Global experts in online safety and members of ChildFund’s WEB Safe & Wise Children’s Advisory Council, are gathered in Manila today to discuss the most pressing dangers to children online as well as solutions that can be adopted to ensure every child can engage and connect safely online. UNICEF and the International Justice Mission have identified the Philippines as the center of child sex abuse materials production.
High-level government officials in the Philippines, including Senator Risa Hontiveros and Undersecretary Angelo Tapales from the Council for the Welfare of Children are part of a speaking roster that also features Dr. Najat
Maalla M’jid, the Special Representative of the Secretary-General of the United Nations on Violence against Children; Julie Inman Grant, Australia’s eSafety Commissioner; Dr. Mikiko Otani, Immediate Past Chair of the United Nations Committee on the Rights of the Child; and officials from UNICEF East Asia and Pacific Office, ECPAT Philippines, International Justice Mission, ChildFund, and members of the tech industry including CleanDNS. Members of the Children’s Advisory Council in attendance included young people from Ethiopia, India, Indonesia, México, Mozambique, Paraguay, Philippines, Uganda and Vietnam.
“As the digital landscape continues to rapidly evolve, new opportunities for children and young people increase, but so do the threats they face online,” says Senior Advisor, Advocacy and Policy, Ryan DeSouza, who is leading ChildFund’s WEB Safe & Wise initiative. “It’s imperative, therefore, that we work together—and with children—to create a better digital world. ChildFund Alliance launched WEB Safe & Wise as a frontline defense against some of the most urgent risks to children online, including the online sexual exploitation and abuse of children.”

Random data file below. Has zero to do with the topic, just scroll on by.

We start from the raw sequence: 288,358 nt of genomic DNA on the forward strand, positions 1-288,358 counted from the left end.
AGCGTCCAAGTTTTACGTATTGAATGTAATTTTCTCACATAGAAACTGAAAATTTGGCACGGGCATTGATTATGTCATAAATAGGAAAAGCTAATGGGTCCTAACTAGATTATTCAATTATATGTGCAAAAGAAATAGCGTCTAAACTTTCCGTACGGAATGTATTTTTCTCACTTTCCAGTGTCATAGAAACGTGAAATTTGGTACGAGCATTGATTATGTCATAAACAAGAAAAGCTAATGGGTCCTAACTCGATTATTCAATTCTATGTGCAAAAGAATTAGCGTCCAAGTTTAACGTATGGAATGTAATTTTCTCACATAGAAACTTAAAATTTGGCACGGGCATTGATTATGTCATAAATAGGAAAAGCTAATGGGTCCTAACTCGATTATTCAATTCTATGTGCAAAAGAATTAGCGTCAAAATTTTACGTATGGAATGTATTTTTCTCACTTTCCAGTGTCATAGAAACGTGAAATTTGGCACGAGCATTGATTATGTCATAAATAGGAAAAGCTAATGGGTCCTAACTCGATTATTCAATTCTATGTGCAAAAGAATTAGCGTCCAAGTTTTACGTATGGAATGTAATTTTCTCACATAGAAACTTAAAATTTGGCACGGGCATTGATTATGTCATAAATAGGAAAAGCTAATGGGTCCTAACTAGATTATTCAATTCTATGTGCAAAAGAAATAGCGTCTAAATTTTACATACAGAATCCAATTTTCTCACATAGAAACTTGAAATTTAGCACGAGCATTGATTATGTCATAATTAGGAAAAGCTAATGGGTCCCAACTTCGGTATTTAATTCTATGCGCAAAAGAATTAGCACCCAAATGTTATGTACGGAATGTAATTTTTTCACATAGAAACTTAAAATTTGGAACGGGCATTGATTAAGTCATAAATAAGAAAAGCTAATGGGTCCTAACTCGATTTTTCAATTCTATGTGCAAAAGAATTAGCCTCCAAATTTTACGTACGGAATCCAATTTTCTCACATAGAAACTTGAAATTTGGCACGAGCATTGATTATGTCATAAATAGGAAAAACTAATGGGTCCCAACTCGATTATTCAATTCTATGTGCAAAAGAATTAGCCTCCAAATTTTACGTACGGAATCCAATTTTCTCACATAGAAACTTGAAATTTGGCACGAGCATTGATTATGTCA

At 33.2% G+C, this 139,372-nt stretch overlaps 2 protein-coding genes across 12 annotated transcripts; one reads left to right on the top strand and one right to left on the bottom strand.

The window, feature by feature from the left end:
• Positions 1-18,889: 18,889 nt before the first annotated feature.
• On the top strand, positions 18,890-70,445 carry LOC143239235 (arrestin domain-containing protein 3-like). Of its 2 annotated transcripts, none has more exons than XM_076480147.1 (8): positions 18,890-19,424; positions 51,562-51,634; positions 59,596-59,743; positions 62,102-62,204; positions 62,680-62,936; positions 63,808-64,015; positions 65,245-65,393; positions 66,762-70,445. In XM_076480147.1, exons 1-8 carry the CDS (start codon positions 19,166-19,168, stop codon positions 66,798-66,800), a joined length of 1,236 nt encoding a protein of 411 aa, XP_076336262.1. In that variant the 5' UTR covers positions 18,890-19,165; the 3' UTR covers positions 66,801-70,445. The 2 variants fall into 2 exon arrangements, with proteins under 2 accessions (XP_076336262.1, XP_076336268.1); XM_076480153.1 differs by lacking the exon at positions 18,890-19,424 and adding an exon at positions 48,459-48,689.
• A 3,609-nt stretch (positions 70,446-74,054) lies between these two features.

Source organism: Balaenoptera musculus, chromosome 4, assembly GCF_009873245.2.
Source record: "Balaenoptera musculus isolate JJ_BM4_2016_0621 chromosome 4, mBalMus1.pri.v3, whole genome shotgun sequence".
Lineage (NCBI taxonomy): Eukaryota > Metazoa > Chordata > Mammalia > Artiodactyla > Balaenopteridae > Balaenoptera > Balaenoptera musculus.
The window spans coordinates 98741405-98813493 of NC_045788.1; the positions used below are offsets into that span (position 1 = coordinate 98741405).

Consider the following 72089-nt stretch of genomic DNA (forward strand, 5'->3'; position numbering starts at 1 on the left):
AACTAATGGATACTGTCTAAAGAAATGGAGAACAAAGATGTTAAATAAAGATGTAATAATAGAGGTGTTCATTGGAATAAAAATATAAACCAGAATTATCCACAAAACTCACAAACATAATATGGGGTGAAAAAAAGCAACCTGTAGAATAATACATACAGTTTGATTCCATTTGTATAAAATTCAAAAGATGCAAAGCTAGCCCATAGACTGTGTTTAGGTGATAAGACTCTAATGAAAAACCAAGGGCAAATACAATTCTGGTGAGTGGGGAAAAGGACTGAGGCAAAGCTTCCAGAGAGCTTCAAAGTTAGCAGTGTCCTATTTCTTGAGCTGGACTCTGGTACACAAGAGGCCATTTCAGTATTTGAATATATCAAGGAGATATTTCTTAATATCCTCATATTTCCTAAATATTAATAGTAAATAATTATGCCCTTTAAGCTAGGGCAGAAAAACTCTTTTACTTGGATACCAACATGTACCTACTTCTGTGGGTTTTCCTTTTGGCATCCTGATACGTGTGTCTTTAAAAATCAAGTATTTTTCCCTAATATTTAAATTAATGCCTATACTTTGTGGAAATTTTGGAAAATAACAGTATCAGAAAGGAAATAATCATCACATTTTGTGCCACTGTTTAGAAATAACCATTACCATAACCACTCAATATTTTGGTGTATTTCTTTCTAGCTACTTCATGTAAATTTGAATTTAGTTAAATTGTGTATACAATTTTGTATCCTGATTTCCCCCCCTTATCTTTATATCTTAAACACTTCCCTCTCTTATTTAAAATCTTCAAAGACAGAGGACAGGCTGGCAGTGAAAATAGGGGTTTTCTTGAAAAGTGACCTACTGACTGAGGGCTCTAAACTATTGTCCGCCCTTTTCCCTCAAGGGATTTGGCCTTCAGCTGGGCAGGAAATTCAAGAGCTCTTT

An estimated 750,000 individuals are looking to connect with children online for sexual purposes at any one time— whether on social media, online gaming sites, or via email. Reports of online child sexual abuse material (CSAM) have increased 15,000% over the last 15 years. In 2022, the National Center for Missing and Exploited Children (NCMEC) analyzed over 32 million reports of CSAM received from across the globe and reported an 87% increase from 2019. Last year, 9 in 10 victims were between the ages of 3 and 12 years.
In the Philippines, the harm is so prevalent, UNICEF and the International Justice Mission (IJM) identified the country as the center of child sex abuse materials production. In the recent Scale of Harm report by the IJM, researchers found nearly half a million Filipino children in 2022 were trafficked online via live streaming, often by relatives or people they know, in order to produce child sexual exploitation material.
The Council for the Welfare of Children (CWC) in the Philippines promises to work closely with other government agencies to address online child sexual abuse and exploitation. In a recent interview, Undersecretary Angelo Tapales said his department is working with the Department of Justice (DOJ) and the Department of Social Welfare and Development, as well as with the private sector to curb the violence and sexual abuse against children.